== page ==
Raw’s opposition to the entrenched elitism in academia, compounded by his antagonistic personality, garnered him a collection of foes. Accused of being a communist shortly after the 1964 military coup, he was arrested and spent two weeks behind bars. He was released in response to the outcry from influential colleagues, who warned that Raw was an internationally renowned professor who had to fulfill commitments abroad. He worked on scientific and educational projects until Institutional Act No. 5 (AI-5) was passed in 1968, resulting in his forced retirement from the university in 1969.

Exiled, he first lived in Israel, where he was a professor at the Hebrew University of Jerusalem. From there, he moved to the United States and lectured at the Massachusetts Institute of Technology (MIT), Harvard University, and the City College of New York. The exile lasted ten years. Upon his return to Brazil in 1980, Raw resumed his teaching position. “Training scientists means training students who will be better than you. That is the role of a professor,” he said in 2015, during an interview with Univesp TV. In this respect, he believed he had fulfilled his mission and assumed the position of researcher at the Lavoisier Clinical Analysis Laboratory and, soon after, the Butantan Institute.

According to his colleagues, Raw’s practices at the Butantan Institute reveal an emphasis on the collective and on improving public health. Prior to his arrival, states Ho, the country’s production of antivenom vaccines and serums was limited—tests performed in the 1980s had shown that the serums were neither effective nor safe. Raw began redirecting the Institute towards self-sufficiency in immunobiologicals.

He was Institute Director from 1991 to 1997 but worked there from 1984 until recently. “Raw was mercurial, he fought for what he thought was right—and they often were,” says immunologist Osvaldo Sant-Anna, former scientific director of the Institute. With this attitude, he coordinated the project to transfer technology from the Sanofi Pasteur pharmaceutical company, in France, to the Butantan Institute, to produce flu vaccines. After the fall of the Soviet Union, in 1991, he brought Russian researchers to the Institute to produce Hepatitis B vaccines. Not only was this successful, but they were able to produce pulmonary surfactant for newborns with respiratory issues. According to Nader, Raw transformed the Butantan Institute into a strategic institute for Brazilian public health.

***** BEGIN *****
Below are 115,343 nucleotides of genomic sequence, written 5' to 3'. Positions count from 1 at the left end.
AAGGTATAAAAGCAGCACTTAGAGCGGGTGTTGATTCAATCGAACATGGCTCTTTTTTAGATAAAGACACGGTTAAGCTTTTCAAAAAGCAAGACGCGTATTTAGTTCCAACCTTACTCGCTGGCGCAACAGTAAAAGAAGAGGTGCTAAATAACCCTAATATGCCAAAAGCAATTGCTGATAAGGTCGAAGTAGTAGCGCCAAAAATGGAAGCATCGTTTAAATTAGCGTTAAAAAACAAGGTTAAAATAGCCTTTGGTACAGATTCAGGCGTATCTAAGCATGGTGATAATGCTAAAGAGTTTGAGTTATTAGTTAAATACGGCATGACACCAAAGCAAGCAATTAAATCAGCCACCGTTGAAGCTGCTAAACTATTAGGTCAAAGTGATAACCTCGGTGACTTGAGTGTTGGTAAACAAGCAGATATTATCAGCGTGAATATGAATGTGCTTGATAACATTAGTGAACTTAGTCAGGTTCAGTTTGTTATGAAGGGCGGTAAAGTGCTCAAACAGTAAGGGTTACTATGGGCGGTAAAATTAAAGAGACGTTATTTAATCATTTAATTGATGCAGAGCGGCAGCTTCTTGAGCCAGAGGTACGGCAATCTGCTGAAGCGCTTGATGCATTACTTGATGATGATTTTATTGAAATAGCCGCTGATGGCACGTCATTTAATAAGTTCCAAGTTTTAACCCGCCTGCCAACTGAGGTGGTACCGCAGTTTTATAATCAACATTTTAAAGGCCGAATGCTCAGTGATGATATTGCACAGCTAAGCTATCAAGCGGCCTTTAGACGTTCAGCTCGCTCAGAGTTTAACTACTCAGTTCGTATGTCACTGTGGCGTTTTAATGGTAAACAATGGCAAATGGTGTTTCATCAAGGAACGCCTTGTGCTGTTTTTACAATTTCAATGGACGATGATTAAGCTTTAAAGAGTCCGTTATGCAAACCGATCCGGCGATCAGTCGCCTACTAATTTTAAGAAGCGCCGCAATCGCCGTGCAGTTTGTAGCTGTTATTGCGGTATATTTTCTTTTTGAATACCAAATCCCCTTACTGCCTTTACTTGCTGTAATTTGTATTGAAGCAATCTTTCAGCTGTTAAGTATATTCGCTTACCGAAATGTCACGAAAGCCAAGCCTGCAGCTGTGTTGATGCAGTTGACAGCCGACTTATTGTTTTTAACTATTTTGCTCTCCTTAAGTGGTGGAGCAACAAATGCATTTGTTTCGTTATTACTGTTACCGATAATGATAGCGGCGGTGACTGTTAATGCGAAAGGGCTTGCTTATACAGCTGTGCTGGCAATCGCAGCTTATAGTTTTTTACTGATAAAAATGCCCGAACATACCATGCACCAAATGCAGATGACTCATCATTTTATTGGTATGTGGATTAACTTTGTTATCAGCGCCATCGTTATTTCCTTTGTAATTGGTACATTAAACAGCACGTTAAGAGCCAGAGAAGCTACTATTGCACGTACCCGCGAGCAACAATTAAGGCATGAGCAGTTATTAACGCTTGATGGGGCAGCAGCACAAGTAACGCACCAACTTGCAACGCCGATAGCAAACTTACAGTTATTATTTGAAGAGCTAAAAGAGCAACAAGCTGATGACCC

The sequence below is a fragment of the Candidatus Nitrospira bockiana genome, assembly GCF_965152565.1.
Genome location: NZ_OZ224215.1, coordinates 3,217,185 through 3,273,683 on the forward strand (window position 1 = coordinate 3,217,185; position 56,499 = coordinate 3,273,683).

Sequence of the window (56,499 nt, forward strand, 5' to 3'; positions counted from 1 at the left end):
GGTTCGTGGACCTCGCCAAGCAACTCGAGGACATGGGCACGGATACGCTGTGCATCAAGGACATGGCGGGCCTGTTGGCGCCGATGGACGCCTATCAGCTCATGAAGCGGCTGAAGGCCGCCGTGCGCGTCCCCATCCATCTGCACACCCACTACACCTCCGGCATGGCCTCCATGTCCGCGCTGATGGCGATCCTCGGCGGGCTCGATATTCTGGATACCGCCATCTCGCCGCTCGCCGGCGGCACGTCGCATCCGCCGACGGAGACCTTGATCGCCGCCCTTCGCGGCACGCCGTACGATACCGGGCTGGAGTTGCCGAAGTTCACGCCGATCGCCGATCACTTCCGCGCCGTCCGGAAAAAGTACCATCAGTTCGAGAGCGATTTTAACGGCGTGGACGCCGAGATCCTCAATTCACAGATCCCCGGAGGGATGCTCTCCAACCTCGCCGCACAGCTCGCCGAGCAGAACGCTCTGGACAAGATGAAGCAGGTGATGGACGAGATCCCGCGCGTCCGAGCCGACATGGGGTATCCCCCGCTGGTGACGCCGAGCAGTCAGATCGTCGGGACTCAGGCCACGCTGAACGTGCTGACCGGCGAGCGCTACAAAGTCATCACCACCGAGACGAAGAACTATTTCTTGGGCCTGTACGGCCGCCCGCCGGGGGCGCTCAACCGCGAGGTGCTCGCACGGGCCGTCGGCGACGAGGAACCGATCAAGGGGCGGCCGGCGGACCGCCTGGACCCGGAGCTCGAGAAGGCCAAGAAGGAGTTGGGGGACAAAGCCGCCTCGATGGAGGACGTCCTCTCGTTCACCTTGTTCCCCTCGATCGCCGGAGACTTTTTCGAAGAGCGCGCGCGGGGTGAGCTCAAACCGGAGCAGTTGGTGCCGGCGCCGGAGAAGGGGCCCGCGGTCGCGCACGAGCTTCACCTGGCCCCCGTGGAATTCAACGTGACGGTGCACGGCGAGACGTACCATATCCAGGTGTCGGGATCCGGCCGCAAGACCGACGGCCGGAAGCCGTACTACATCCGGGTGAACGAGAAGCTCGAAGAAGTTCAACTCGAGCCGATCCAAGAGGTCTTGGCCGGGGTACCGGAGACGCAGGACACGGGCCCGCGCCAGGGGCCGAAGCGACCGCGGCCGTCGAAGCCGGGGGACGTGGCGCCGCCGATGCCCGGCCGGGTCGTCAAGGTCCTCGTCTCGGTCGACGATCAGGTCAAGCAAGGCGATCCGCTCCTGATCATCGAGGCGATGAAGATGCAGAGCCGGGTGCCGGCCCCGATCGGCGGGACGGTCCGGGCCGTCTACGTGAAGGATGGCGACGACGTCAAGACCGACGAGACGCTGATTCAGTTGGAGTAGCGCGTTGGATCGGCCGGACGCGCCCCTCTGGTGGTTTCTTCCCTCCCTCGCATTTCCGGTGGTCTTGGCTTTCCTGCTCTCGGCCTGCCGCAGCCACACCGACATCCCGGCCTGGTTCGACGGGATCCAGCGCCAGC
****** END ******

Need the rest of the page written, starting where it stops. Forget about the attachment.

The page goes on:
Among his interests were education and scientific dissemination, as he relayed in an interview with Pesquisa FAPESP in 2005. Even when he was still just a high school teacher at Colégio Anglo Latino, he created a small zoology museum within the school. Colli recalls that, in the late 1950s, Raw built small pieces of equipment, such as rudimentary and cheap microscopes, which could be used by schools to view cells and teach scientific concepts. He also created “The Scientists” kits, which allowed elementary aged students to perform scientific experiments—3 million were produced and sold at newsstands.

Along with Myriam Krasilchik, of USP’s School of Education, among other colleagues, he translated science textbooks and wrote scientific publications. He directed institutions aimed at promoting science education and popularization, such as the Brazilian Institute for Education, Science, and Culture (IBECC), in the 1950s. “He was an unpaid entrepreneur. Everything revolved around education: he always came up with original, actionable ideas. Many of us grabbed ahold of these ideas and successfully developed them,” recalls Colli. “He was one of the most altruistic guys I’ve ever met,” says Ho.

The image of a resolute scientist emerges in the descriptions of all those who knew him well. “He never stopped, his whole life. He was a little machine,” recalls Sant’Anna. Nader concludes similarly: “He was a steamroller. Difficulties, for him, existed to be faced and overcome.”

Raw had three children, two of whom are still living, and many grandchildren.